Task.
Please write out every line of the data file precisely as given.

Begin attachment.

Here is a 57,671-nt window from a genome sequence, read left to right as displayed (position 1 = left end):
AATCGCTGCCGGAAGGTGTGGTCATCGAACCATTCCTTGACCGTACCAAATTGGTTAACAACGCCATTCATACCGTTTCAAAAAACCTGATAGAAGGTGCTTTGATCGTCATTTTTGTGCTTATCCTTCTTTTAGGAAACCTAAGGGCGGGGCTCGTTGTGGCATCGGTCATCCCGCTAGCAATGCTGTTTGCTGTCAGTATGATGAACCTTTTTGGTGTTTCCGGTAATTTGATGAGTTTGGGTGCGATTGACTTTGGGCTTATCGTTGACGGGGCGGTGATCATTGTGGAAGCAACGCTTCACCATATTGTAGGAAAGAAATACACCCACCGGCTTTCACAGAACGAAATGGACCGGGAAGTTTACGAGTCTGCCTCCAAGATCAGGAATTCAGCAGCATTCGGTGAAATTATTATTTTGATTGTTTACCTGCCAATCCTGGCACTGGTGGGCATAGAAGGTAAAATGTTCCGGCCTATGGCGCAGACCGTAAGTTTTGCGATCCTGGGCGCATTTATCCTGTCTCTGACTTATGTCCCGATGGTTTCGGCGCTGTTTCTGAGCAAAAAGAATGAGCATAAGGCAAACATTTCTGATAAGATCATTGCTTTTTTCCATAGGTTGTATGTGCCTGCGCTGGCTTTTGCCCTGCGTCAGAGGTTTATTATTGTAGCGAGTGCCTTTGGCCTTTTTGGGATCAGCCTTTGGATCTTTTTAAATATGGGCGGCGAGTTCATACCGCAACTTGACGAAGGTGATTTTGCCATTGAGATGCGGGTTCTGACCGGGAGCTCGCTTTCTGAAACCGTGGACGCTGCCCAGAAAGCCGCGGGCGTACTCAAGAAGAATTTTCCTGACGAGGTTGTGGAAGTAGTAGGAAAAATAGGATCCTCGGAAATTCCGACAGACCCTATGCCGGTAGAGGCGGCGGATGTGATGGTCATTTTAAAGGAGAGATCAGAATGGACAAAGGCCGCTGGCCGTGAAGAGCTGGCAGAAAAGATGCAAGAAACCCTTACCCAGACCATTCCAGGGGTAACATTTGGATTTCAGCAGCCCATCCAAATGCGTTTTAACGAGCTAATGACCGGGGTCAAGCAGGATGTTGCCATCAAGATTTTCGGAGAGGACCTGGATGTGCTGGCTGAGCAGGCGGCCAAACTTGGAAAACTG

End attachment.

Here is a 57,671-nt window from a genome sequence, read left to right as displayed (position 1 = left end):
AATCGCTGCCGGAAGGTGTGGTCATCGAACCATTCCTTGACCGTACCAAATTGGTTAACAACGCCATTCATACCGTTTCAAAAAACCTGATAGAAGGTGCTTTGATCGTCATTTTTGTGCTTATCCTTCTTTTAGGAAACCTAAGGGCGGGGCTCGTTGTGGCATCGGTCATCCCGCTAGCAATGCTGTTTGCTGTCAGTATGATGAACCTTTTTGGTGTTTCCGGTAATTTGATGAGTTTGGGTGCGATTGACTTTGGGCTTATCGTTGACGGGGCGGTGATCATTGTGGAAGCAACGCTTCACCATATTGTAGGAAAGAAATACACCCACCGGCTTTCACAGAACGAAATGGACCGGGAAGTTTACGAGTCTGCCTCCAAGATCAGGAATTCAGCAGCATTCGGTGAAATTATTATTTTGATTGTTTACCTGCCAATCCTGGCACTGGTGGGCATAGAAGGTAAAATGTTCCGGCCTATGGCGCAGACCGTAAGTTTTGCGATCCTGGGCGCATTTATCCTGTCTCTGACTTATGTCCCGATGGTTTCGGCGCTGTTTCTGAGCAAAAAGAATGAGCATAAGGCAAACATTTCTGATAAGATCATTGCTTTTTTCCATAGGTTGTATGTGCCTGCGCTGGCTTTTGCCCTGCGTCAGAGGTTTATTATTGTAGCGAGTGCCTTTGGCCTTTTTGGGATCAGCCTTTGGATCTTTTTAAATATGGGCGGCGAGTTCATACCGCAACTTGACGAAGGTGATTTTGCCATTGAGATGCGGGTTCTGACCGGGAGCTCGCTTTCTGAAACCGTGGACGCTGCCCAGAAAGCCGCGGGCGTACTCAAGAAGAATTTTCCTGACGAGGTTGTGGAAGTAGTAGGAAAAATAGGATCCTCGGAAATTCCGACAGACCCTATGCCGGTAGAGGCGGCGGATGTGATGGTCATTTTAAAGGAGAGATCAGAATGGACAAAGGCCGCTGGCCGTGAAGAGCTGGCAGAAAAGATGCAAGAAACCCTTACCCAGACCATTCCAGGGGTAACATTTGGATTTCAGCAGCCCATCCAAATGCGTTTTAACGAGCTAATGACCGGGGTCAAGCAGGATGTTGCCATCAAGATTTTCGGAGAGGACCTGGATGTGCTGGCTGAGCAGGCGGCCAAACTTGGAAAACTG